You really don't have to accept every manager care contract that comes your way, even if it means losing patients. Know your costs to choose right.
Know what it costs you to do business and, if possible, refuse managed-care contracts that pay below your standards. You may be tempted to accept any contract that comes your way, but providers are increasingly in a position to turn down contracts that don’t bring in enough to cover expenses.
Your analysis of costs can be complex or simple. Some practices look at what it costs them, in fixed and variable costs, for patients covered by different payer groups (Medicaid, Medicare, commerical) or just in terms of total patients seen a month. Include all your overhead and compare each contract to the next. It helps to have sense of payment benchmarks. Keep in mind not only the amount you get paid under the contract but the chances of this particular payer reimbursing with any accuracy and speed. If they deny every claim, it doesn't matter what they pay.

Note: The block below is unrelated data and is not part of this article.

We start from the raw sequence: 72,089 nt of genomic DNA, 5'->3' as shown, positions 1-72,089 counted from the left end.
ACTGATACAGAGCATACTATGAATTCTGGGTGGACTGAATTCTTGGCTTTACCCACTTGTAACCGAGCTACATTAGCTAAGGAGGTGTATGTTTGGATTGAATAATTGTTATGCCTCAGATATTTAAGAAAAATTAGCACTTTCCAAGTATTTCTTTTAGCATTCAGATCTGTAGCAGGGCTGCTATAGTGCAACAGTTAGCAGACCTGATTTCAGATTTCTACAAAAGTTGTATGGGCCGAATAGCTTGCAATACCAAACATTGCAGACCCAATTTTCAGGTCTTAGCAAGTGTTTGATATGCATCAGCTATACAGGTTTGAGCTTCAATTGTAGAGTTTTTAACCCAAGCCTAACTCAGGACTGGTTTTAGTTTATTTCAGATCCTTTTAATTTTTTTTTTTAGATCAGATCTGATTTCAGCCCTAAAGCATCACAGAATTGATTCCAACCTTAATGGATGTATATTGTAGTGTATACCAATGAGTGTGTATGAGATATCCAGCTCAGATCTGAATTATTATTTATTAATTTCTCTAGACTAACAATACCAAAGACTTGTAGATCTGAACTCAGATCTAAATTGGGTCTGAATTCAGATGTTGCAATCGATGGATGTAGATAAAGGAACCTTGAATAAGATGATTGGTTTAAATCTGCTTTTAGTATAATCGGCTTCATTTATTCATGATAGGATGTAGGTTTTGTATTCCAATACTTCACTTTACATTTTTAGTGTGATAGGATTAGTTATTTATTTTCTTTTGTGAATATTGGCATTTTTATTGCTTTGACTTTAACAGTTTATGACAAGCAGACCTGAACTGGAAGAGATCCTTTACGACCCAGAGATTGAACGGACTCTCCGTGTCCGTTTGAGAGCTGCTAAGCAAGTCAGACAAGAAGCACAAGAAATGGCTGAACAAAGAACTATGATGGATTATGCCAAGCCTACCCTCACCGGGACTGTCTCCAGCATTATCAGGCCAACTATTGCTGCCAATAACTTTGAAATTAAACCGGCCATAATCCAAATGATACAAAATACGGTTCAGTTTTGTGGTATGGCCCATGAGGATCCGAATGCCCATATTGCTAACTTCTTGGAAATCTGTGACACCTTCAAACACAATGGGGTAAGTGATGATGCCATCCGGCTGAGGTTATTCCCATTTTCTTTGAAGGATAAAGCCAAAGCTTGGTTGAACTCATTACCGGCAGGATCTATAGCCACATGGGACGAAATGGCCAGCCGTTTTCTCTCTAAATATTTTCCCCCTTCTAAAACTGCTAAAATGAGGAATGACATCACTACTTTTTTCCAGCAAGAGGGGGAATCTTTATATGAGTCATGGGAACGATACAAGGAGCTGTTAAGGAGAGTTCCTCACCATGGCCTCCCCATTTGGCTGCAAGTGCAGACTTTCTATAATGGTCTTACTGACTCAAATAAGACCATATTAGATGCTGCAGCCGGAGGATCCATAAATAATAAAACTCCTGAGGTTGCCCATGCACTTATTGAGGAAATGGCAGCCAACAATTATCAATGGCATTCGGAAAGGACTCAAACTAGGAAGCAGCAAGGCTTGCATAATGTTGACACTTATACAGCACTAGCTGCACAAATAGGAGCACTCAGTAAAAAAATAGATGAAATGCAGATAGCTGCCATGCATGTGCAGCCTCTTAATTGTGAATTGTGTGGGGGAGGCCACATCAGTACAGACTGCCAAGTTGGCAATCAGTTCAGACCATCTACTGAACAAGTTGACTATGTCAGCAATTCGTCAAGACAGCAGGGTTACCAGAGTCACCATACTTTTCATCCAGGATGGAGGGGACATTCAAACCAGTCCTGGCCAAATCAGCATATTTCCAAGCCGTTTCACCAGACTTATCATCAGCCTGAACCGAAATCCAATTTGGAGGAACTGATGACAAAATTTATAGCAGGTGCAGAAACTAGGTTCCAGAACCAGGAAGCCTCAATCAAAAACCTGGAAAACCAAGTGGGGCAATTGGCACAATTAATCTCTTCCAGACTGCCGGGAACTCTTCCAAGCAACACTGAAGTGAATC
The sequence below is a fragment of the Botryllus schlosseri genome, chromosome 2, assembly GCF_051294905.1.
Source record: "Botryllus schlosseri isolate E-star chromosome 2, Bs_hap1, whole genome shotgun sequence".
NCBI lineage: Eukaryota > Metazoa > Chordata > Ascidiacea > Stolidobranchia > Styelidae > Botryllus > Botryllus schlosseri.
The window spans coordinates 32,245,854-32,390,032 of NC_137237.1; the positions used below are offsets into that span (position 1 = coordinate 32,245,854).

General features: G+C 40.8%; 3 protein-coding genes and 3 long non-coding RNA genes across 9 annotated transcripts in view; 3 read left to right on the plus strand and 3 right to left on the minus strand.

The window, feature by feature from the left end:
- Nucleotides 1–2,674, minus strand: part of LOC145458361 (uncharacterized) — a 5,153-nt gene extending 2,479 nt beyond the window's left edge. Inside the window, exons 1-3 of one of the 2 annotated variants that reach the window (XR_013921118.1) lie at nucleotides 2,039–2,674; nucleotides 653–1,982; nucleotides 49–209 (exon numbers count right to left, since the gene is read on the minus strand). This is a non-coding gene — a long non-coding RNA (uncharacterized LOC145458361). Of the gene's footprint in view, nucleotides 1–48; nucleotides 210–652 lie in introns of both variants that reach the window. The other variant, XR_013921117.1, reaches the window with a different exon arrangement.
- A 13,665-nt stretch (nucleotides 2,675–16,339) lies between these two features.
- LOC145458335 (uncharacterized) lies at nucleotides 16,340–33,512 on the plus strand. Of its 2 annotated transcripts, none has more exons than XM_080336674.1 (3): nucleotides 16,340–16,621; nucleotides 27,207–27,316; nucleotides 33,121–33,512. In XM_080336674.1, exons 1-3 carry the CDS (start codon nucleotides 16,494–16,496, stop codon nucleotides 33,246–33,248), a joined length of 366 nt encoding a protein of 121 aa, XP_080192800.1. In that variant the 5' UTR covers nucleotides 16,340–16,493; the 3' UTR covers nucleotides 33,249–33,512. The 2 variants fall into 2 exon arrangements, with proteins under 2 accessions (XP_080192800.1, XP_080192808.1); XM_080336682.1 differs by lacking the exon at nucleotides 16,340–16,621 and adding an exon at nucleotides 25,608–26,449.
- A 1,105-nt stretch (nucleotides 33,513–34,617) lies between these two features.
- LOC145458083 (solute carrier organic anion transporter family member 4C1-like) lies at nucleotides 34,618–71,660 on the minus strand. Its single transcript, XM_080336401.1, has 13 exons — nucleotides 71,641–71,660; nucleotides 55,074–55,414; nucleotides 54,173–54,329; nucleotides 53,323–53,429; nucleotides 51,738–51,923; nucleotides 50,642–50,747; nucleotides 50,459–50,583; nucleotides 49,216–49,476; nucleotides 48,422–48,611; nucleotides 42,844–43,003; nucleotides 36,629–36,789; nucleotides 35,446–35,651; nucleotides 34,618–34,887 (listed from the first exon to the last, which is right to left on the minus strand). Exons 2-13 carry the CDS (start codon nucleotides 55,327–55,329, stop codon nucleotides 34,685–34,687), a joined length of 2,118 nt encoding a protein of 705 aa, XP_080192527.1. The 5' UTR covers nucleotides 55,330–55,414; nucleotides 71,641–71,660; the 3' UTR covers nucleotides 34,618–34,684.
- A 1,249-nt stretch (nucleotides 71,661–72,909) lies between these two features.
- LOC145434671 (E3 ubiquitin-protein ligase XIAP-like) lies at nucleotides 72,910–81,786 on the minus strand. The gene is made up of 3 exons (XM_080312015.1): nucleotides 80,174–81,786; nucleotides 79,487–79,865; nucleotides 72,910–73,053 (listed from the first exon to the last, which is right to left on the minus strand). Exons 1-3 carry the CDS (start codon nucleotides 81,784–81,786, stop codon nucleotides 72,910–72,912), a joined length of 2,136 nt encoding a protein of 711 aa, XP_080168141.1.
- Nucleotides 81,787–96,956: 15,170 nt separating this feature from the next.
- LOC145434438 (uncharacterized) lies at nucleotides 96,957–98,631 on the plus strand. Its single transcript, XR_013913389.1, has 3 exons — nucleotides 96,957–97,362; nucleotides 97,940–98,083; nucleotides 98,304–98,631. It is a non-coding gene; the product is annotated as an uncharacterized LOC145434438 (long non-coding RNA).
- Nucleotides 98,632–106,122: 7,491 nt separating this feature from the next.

While turning down a contract may feel risky, the fact of the matter is that it doesn't help you to have more patients if you lose money each time you see one. Of course, if you have a nice cushion from some patients, you can use that to continue to see long-time patients you care about or to cover your losses if you still take Medicaid, for example. The point, though, is not to go out of business and be unable to help any patients at all.